When the Jays signed Kevin Gregg, I didn’t think it was a very good move. Overspending on a reliever who’s been declining for a couple years — in the N.L. Central no less — and counting on that guy to be your closer in the A.L. East? Seems like questionable decision making at the very least.

Then I read Tao’s great post about the Jays’ closer carousel. It reminded me of some thing I’ve said in the past about what teams should be doing with their best relievers — use them when the game’s on the line, not just in the ninth when the most useless of counting stats is at stake. Taking this view, the signing of Gregg is still not a great one, but it’s not as bad as I once thought.

Scott Downs and Jason Frasor free to pitch in high leverage situations that aren’t the ninth inning? Sign me up!

Some other stuff

In case it wasn’t obvious from the above, I don’t have a whole lot to add to the discussion right now. So here are some links!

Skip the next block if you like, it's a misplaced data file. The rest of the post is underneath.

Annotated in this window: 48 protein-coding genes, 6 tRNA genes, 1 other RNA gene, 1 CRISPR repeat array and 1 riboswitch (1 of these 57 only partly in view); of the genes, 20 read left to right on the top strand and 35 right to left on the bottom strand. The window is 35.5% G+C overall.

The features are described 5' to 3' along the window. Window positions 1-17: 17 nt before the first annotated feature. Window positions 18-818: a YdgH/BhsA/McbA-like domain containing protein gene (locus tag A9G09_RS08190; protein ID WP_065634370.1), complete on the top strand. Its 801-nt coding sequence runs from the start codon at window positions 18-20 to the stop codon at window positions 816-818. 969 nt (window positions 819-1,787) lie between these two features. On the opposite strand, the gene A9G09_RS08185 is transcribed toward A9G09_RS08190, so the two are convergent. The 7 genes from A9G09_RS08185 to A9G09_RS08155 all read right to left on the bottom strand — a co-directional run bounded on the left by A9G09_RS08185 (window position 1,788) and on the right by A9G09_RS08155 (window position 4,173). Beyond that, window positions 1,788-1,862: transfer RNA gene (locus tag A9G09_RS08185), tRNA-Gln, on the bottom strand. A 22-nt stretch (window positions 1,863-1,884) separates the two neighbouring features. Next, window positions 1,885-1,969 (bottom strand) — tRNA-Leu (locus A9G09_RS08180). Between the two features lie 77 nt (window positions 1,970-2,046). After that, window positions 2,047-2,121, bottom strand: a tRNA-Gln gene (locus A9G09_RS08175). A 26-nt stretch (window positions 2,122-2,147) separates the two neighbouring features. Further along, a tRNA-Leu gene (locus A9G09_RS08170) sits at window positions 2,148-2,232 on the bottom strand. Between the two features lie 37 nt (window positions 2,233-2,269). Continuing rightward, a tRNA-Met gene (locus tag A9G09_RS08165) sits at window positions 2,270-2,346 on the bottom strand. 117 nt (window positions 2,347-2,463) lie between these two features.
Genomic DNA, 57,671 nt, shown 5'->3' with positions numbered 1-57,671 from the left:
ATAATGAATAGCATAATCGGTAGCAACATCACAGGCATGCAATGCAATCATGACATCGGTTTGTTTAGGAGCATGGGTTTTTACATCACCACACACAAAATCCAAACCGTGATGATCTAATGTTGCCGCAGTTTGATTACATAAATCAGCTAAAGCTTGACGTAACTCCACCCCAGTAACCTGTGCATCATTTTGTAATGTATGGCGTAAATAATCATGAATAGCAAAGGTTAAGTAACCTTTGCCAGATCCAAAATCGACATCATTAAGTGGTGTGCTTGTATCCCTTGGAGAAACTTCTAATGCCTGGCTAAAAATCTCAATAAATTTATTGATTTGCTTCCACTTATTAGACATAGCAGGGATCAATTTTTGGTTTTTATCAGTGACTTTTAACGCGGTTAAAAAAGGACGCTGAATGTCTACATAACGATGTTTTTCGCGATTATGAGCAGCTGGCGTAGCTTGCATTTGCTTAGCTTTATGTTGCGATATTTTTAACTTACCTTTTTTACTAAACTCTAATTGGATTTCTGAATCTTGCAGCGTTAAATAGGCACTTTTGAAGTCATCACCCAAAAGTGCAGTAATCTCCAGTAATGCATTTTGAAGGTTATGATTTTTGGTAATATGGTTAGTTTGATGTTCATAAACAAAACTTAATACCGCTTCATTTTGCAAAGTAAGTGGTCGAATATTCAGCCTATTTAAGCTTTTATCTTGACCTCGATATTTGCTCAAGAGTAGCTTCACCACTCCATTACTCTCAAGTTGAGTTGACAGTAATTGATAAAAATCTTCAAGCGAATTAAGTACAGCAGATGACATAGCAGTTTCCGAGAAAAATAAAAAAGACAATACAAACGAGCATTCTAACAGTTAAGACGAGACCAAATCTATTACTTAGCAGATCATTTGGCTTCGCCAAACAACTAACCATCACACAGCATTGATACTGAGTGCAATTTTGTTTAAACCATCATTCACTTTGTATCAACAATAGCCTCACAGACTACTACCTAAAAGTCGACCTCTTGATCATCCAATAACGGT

• Roundtable time and I’m in two of them! Mop Up Duty’s got the first part of their massive 2010 preview roundtable up and Cardinals blog C70 At the Bat has a Jays roundtable up as well. Check them out and marvel at my inconsistency in picking a breakout player for this year!

• Shaun Marcum gets the nod for opening day and the fan club rejoices.

• Star investigative reporting guru does a nice little feature on Toronto’s sabermetrics adviser Tom Tango. It’s a good read and includes the opinion that it’s not always the worst thing in the world if a batter lays down a sac bunt. Heresy!

• Deadspin heaps some disgusting love on Cito, highlights a video of a man in a Cito mask snorting coke and gives some much deserved and undisgusting love to GROF.